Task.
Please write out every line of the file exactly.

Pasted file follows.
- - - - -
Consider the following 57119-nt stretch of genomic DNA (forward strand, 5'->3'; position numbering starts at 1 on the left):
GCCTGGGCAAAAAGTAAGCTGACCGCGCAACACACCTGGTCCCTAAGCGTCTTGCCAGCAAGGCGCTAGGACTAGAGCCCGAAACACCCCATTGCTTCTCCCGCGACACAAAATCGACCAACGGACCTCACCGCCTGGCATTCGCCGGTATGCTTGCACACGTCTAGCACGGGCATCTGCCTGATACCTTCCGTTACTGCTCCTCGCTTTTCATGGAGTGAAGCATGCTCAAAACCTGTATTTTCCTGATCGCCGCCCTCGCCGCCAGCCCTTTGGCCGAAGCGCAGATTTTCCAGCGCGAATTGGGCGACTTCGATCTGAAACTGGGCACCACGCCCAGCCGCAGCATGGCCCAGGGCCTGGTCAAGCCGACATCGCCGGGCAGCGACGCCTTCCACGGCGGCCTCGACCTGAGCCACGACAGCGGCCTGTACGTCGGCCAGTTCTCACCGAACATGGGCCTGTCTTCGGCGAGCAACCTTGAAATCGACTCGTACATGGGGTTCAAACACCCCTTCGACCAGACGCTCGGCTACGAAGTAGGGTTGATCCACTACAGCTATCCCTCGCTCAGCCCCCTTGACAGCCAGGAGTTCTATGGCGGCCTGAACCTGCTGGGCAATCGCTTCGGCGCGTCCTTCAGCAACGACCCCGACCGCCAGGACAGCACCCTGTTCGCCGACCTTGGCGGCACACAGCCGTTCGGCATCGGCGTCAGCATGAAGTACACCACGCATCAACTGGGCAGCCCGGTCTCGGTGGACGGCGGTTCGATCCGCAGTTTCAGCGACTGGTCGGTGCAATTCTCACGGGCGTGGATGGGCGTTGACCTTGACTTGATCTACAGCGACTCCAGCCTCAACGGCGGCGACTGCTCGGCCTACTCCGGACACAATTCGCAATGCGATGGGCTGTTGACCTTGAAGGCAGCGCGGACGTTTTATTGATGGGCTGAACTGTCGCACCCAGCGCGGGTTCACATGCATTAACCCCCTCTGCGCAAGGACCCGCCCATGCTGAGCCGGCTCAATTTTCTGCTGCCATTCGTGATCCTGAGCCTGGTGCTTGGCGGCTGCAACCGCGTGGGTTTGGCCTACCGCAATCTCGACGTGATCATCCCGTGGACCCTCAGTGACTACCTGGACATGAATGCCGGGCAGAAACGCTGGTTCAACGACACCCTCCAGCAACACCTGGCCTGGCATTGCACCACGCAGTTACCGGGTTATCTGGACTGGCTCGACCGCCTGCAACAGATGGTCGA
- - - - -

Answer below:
Consider the following 57119-nt stretch of genomic DNA (forward strand, 5'->3'; position numbering starts at 1 on the left):
GCCTGGGCAAAAAGTAAGCTGACCGCGCAACACACCTGGTCCCTAAGCGTCTTGCCAGCAAGGCGCTAGGACTAGAGCCCGAAACACCCCATTGCTTCTCCCGCGACACAAAATCGACCAACGGACCTCACCGCCTGGCATTCGCCGGTATGCTTGCACACGTCTAGCACGGGCATCTGCCTGATACCTTCCGTTACTGCTCCTCGCTTTTCATGGAGTGAAGCATGCTCAAAACCTGTATTTTCCTGATCGCCGCCCTCGCCGCCAGCCCTTTGGCCGAAGCGCAGATTTTCCAGCGCGAATTGGGCGACTTCGATCTGAAACTGGGCACCACGCCCAGCCGCAGCATGGCCCAGGGCCTGGTCAAGCCGACATCGCCGGGCAGCGACGCCTTCCACGGCGGCCTCGACCTGAGCCACGACAGCGGCCTGTACGTCGGCCAGTTCTCACCGAACATGGGCCTGTCTTCGGCGAGCAACCTTGAAATCGACTCGTACATGGGGTTCAAACACCCCTTCGACCAGACGCTCGGCTACGAAGTAGGGTTGATCCACTACAGCTATCCCTCGCTCAGCCCCCTTGACAGCCAGGAGTTCTATGGCGGCCTGAACCTGCTGGGCAATCGCTTCGGCGCGTCCTTCAGCAACGACCCCGACCGCCAGGACAGCACCCTGTTCGCCGACCTTGGCGGCACACAGCCGTTCGGCATCGGCGTCAGCATGAAGTACACCACGCATCAACTGGGCAGCCCGGTCTCGGTGGACGGCGGTTCGATCCGCAGTTTCAGCGACTGGTCGGTGCAATTCTCACGGGCGTGGATGGGCGTTGACCTTGACTTGATCTACAGCGACTCCAGCCTCAACGGCGGCGACTGCTCGGCCTACTCCGGACACAATTCGCAATGCGATGGGCTGTTGACCTTGAAGGCAGCGCGGACGTTTTATTGATGGGCTGAACTGTCGCACCCAGCGCGGGTTCACATGCATTAACCCCCTCTGCGCAAGGACCCGCCCATGCTGAGCCGGCTCAATTTTCTGCTGCCATTCGTGATCCTGAGCCTGGTGCTTGGCGGCTGCAACCGCGTGGGTTTGGCCTACCGCAATCTCGACGTGATCATCCCGTGGACCCTCAGTGACTACCTGGACATGAATGCCGGGCAGAAACGCTGGTTCAACGACACCCTCCAGCAACACCTGGCCTGGCATTGCACCACGCAGTTACCGGGTTATCTGGACTGGCTCGACCGCCTGCAACAGATGGTCGA